A guide to the difference between waterless toilet types

A guide to the difference between waterless toilet types

March 22, 2018 0 Comments

Guide to 3 Different Waterless Toilet Types

In taking the water out of flushing, we’ve still got to get rid of the waste.  How can we do that?  There are three main ways:

  1. Packaging
  2. Composting
  3. Incinerating

Packaging Toilets

Let’s start with packaging toilets, because they are the most simple and versatile.  Packaging toilets seal the waste away with each flush – often in plastic liners that then twist to seal in the waste and prevent smells from escaping, much like a diaper genie.  When the liner cartridge runs out of ‘flushes’, you simply take the waste out like you would your garbage and put in another refill cartridge.  You can usually get just under 20 flushes per cartridge.

Packaging toilets require either a battery or electricity source to operate the motor that does the packaging, so they are not 100% ‘off grid’ in that sense, but they are great for small or mobile spaces, and the battery can be charged with a solar charger, making them a very green option.  Many companies are trying to develop 100% biodegradable liners, so watch this space to become an even greener option!

              Great for:

  • Campervans / mobile homes / boats
  • Small spaces where you can’t add any infrastructure
  • People who have no use for compost or fertilizer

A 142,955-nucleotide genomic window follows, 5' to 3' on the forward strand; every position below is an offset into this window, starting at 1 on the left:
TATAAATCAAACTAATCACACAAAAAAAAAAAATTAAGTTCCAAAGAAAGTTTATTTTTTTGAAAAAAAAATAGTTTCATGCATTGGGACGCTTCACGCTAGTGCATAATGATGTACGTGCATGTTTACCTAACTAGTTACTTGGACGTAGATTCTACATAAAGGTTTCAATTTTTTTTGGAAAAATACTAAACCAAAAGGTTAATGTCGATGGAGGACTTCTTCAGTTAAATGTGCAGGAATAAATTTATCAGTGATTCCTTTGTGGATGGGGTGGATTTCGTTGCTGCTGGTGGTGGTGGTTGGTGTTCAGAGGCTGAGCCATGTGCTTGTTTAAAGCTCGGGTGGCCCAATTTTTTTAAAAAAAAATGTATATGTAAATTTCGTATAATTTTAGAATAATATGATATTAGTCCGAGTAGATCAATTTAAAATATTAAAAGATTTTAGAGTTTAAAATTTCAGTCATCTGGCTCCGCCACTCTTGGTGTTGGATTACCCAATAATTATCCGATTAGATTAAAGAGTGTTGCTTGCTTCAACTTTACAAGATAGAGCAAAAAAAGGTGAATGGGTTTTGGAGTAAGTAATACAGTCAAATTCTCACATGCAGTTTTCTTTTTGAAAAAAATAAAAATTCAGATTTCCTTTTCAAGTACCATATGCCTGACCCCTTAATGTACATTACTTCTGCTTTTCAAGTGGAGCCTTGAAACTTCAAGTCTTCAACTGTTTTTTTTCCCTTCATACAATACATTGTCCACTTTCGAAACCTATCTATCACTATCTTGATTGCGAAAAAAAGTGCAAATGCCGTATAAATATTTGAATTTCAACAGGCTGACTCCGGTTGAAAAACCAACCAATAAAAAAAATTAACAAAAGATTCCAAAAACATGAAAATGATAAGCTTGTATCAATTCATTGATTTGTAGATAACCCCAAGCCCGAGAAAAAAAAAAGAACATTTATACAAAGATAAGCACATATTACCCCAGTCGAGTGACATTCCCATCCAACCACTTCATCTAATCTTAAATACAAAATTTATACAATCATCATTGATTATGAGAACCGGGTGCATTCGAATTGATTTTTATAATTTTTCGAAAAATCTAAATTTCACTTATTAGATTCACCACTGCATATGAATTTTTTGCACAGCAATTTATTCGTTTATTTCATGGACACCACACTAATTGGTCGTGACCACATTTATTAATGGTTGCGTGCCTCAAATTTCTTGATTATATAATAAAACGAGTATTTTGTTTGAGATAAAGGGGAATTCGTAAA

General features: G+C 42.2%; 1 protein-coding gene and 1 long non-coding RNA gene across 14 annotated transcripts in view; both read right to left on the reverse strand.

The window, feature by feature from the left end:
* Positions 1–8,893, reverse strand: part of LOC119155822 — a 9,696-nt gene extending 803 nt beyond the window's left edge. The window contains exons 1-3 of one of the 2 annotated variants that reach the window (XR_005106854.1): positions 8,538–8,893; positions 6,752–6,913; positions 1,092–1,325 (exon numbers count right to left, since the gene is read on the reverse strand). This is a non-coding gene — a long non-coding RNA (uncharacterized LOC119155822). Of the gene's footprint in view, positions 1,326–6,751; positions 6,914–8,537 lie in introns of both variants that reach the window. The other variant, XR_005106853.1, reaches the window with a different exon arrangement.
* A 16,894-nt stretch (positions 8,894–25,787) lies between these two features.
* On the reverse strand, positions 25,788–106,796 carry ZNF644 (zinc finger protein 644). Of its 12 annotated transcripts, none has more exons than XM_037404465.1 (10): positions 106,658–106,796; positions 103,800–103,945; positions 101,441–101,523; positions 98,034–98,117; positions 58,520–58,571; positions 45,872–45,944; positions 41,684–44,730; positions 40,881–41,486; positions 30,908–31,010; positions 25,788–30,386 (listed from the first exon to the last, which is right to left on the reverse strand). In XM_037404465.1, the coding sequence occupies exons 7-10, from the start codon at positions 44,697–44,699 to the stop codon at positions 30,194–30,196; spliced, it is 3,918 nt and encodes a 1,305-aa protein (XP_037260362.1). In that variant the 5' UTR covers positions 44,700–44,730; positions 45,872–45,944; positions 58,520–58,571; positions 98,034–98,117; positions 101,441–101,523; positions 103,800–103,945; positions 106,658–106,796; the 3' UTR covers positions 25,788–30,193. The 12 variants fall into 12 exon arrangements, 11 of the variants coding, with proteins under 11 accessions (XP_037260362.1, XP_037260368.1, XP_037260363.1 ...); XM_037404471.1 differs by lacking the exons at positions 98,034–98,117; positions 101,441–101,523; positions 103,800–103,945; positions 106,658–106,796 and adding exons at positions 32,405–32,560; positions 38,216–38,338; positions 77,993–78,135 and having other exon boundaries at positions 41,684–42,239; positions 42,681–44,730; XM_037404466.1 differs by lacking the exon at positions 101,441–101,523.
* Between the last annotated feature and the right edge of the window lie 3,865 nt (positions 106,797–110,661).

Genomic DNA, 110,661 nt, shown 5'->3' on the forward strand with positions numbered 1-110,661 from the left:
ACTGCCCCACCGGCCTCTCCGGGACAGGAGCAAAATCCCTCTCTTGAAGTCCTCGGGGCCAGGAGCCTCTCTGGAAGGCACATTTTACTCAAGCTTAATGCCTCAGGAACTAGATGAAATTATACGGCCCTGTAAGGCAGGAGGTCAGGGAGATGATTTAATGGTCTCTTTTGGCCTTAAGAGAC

Composting Toilets

Composting toilets turn human waste into a wonderful resource – fertilizer-rich compost!  The first thing to know is that it is important to separate out the solid from the liquid waste – that’s where most of the smell comes from!  Composting toilets have a urine diversion unit that separates solids from liquids so that each can do their thing.

From here on out, it depends what type of composting toilet you go for.  Simple ones with no electrical parts will store the urine in a tank that you can empty out.  The solids will need to be regularly mixed with another material such as sawdust to help dry it out, and it will be turned regularly.  You will need to empty the solid waste every month or so depending on how many people use it and how often they use it.

Other more high-end composting toilets use electricity or a battery to evaporate the liquids and desiccate the solids, speeding up the process.  This also ensures that the waste is greatly reduced in volume. 

For both toilets, the end product is material that is ready to be returned to the earth as fertilizer!

Great for:

  • Gardeners
  • Places with no access to electricity or solar power (simple model)
  • People who like efficiency

Incinerating Toilets

Incinerating toilets burn the waste entirely, leaving nutrient-rich ash behind.  These toilets are more energy-intensive and require both a power source as well as infrastructure – a room with a vent pipe.   The ash produced can be used as a fertilizer, much like compost, and the small volume means that there is little maintenance required.  Given the energy and infrastructure required, these toilets can be a more expensive option.

Great for:

  • Stationary places
  • Places with solid access to energy supply
  • People who never want to handle waste in any form, no matter how treated or packaged


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